Posts Tagged ‘script consulting’

June 16th, 2010  Posted at   screenwriting, script consultant, script consulting

As a script consultant, determining the theme of a script is one of the areas I often focus on with writers. Figuring out what your story is really about is essential to the success of your piece. Without a clear central idea, the script can easily lose its way and the audience is unlikely to connect to the film.

Focusing the theme of your script can be surprisingly difficult and there are many theories on what your theme should be. I’m a little more flexible on that front and look to the main character and their journey to define what the story is really about.

 One way to approach fine-tuning your theme is to look at your protagonist’s arc. Generally what your story is about is articulated by what the protagonist learns over the course of the piece.

With this in mind…

The first act defines the main character’s primary goal. Ideally they should have a conscious goal (external) and a subconscious goal (internal). For example in Up Carl’s conscious goal is to fulfill his and Ellie’s lifelong dream of getting to South America. Subconsciously he’s looking to reconcile his grief and the loss of his wife.

The end of the first act is a twist that complicates their goal and raises the question: will our protagonist achieve what they want?

As the story progresses through the second act the main character encounters escalating complications on the way to achieving their goal. The end of the second act is the protagonist’s lowest point, an all-is-lost moment where it seems they are not going to achieve their goals.

Still with me? Because this is where the theme is most clearly articulated…

The second act turning point forces the protagonist to look at why they haven’t achieved what they wanted and leads to an epiphany that tells us what the story is really about.

In Up the second act turning point is when Carl is forced to choose between saving his house, which Muntz has set on fire, and helping Russell rescue Kevin who has been taken by Muntz. Carl, unable to let go of his connection to Ellie, chooses his house and in doing so upsets Russell.

Carl retreats to the house and sadly looks through his scrapbook where he finds a note from Ellie thanking him for the adventure of their life together and encouraging him to go on a new one. This causes Carl to look at his situation from a new perspective. It’s Carl’s epiphany and the moment that tells us that, while the story is a fun adventure, it’s really about reconciling loss. Carl has actually achieved his subconscious goal.

This beat reinvigorates Carl and he goes off to look for Russell only to find he’s taken a handful of balloons and set off to rescue Kevin himself. Carl, having learned what he needed to learn, chooses to go after Russell. The climax is a do-or-die battle that tests Carl’s commitment to Russell.

The resolution of the piece shows Carl stepping up for Russell at the Boy Scout meeting and confirms that Carl has indeed reconciled the loss of Ellie and is willing to move on to the next adventure. Because Carl’s epiphany is so clear, and extremely moving, the piece resonates and it’s easy to see what the theme of the movie really is.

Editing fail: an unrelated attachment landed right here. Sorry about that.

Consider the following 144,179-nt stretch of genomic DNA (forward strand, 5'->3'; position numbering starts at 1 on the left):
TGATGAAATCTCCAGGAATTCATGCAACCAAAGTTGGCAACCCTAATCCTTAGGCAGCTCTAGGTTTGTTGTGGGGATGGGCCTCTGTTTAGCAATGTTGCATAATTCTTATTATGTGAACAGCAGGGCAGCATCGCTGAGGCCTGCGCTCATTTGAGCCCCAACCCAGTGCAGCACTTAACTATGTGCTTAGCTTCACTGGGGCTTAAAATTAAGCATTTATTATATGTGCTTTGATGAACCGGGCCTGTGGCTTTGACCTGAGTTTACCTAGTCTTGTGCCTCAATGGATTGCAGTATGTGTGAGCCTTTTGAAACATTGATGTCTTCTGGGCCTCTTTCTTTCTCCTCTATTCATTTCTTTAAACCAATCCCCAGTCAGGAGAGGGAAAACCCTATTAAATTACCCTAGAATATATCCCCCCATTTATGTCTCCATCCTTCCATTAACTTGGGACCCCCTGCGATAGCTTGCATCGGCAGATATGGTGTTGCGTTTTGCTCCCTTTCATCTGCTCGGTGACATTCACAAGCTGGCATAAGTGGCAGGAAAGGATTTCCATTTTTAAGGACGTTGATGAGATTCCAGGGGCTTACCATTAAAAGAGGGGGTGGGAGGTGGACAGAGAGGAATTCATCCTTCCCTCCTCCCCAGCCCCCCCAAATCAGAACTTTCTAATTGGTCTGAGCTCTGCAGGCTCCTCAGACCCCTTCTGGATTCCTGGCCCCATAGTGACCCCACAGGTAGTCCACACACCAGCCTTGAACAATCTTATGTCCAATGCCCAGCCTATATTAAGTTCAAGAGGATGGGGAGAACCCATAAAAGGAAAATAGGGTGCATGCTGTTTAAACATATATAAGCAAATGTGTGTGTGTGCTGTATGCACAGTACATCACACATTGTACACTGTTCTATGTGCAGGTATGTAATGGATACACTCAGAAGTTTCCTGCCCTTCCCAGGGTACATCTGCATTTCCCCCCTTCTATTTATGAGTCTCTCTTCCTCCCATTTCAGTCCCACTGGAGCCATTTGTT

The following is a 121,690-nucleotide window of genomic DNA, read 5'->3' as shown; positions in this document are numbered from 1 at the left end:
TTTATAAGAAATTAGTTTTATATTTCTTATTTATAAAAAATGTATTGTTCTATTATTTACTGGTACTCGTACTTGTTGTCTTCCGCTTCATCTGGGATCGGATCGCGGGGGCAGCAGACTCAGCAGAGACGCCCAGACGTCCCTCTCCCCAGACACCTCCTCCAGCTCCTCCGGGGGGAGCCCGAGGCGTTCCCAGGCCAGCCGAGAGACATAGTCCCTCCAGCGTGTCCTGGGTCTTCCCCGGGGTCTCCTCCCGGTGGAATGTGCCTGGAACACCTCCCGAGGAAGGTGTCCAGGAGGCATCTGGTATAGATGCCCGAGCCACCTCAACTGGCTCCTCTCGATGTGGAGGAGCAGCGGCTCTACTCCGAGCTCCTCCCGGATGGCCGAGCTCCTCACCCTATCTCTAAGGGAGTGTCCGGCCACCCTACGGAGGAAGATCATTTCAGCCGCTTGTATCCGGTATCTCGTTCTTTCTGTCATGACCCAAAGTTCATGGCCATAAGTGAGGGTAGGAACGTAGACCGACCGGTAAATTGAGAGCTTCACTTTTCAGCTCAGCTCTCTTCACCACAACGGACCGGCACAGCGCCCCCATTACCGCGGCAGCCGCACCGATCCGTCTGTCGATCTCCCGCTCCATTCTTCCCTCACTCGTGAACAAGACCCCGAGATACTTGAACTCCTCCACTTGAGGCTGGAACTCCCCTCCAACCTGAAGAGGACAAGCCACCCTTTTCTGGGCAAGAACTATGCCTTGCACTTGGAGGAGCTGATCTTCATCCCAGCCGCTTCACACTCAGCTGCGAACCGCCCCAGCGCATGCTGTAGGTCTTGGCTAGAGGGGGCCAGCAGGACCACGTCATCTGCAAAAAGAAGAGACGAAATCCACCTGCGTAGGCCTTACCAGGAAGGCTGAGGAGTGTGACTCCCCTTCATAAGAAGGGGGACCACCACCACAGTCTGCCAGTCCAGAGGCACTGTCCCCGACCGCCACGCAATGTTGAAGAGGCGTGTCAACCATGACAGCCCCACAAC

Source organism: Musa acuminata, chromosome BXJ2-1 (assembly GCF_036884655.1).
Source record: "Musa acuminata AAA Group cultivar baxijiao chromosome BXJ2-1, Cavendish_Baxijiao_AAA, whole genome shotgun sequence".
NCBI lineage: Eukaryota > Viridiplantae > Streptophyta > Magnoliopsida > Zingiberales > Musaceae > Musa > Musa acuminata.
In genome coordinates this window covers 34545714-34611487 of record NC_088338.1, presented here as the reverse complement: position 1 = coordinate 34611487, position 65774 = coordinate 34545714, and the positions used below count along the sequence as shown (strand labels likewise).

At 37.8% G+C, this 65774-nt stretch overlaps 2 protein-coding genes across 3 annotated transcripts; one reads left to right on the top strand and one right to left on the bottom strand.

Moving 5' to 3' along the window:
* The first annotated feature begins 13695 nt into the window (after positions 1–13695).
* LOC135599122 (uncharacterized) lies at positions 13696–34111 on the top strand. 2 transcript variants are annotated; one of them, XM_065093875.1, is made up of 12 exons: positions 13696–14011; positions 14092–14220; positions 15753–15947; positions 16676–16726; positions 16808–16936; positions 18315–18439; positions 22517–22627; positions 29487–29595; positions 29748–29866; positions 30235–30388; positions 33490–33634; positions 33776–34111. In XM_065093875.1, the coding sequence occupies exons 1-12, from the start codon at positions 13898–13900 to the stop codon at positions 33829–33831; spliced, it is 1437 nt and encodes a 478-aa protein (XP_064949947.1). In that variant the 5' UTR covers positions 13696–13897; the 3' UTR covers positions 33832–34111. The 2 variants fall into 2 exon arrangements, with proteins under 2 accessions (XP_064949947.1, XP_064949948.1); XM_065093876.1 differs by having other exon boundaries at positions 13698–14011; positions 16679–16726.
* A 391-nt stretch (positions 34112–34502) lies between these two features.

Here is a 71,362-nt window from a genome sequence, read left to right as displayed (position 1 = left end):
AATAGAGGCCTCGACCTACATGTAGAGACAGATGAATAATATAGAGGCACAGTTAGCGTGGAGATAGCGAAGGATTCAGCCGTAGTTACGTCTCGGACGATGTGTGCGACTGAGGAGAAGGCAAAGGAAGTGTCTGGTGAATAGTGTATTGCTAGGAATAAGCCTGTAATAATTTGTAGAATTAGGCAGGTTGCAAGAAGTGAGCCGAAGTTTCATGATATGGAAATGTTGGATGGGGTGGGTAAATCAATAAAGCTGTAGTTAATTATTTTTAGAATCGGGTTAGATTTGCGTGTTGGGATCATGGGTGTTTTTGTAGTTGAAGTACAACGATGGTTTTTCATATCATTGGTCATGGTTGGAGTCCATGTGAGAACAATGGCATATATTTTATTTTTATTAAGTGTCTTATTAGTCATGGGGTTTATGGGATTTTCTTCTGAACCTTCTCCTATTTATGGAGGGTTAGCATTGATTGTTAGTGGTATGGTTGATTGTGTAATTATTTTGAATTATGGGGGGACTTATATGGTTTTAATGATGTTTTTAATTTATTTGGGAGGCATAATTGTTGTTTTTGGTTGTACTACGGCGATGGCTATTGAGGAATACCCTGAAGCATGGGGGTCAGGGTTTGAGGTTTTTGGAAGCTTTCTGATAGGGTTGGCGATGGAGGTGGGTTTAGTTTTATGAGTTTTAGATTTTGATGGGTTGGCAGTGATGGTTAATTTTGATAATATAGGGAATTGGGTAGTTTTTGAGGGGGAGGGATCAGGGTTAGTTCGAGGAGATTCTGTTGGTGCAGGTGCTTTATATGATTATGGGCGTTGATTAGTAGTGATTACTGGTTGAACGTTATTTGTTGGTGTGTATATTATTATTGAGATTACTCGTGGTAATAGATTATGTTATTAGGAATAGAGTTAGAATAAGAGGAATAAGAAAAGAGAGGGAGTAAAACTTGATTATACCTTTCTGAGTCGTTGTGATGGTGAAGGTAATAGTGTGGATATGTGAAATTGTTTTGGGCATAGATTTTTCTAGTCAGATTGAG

Looking at your protagonist’s arc, specifically their epiphany and emotional transformation, can be one way to see if your theme is being articulated clearly enough for it to have the emotional impact it should.

June 2nd, 2010  Posted at   screenwriting, script consultant, script consulting

Sometimes it’s not until we look back that we can see how the events of our lives have led us to where we are and those seemingly inconsequential moments suddenly take on a whole new light.

As a script consultant that’s what I do when I work on your script. I look at each beat and connect the dots to see what the overall significance and meaning is. Like this:

True Story. At 8 years old I’d memorize the entire TV guide every week. If someone in the family wanted to know what was on they didn’t flip through the guide – they asked me. I always knew.

True Story. The movie Diva (1981) changed my life. My older sister, just back from college, dragged me to the subtitled French-language film. I asked so many questions in the first 10 minutes that she hissed at me to shut up and refused to clarify my confusion. So for the very first time I was forced to sit back and actually watch a movie. Breathtaking. Spellbinding. The music from Diva haunts me still.

True Story. While waitressing in Victoria, BC one of the regulars, a local TV/movie producer, asked me if I’d associate produce a telethon with him. I reminded him that while I was a struggling writer and artist I was really just a waitress. He didn’t care. I figured he wanted a date. But he didn’t. He really did want someone to work with him because his regular associate producer / talent coordinator was out of town. Timmy’s Telethon was 21 hours of live television broadcast throughout Vancouver Island every spring. OK, it was pretty hokey but we raised a bunch of money for kids and it kick started my career in film and television. If it wasn’t for Arthur Rabin I’d probably still be serving Margaritas and chicken wings to unruly college boys.

True Story. Sold everything I had to move to LA for a development job working with writer/director John Kent Harrison. That was just about 15 years ago. Dropped the desk job when I had my two kids but kept working in the part of movie making I like best. Screenwriting. Working with writers, directors and producers to develop material. Telling stories.

This is mine. I can help you tell yours.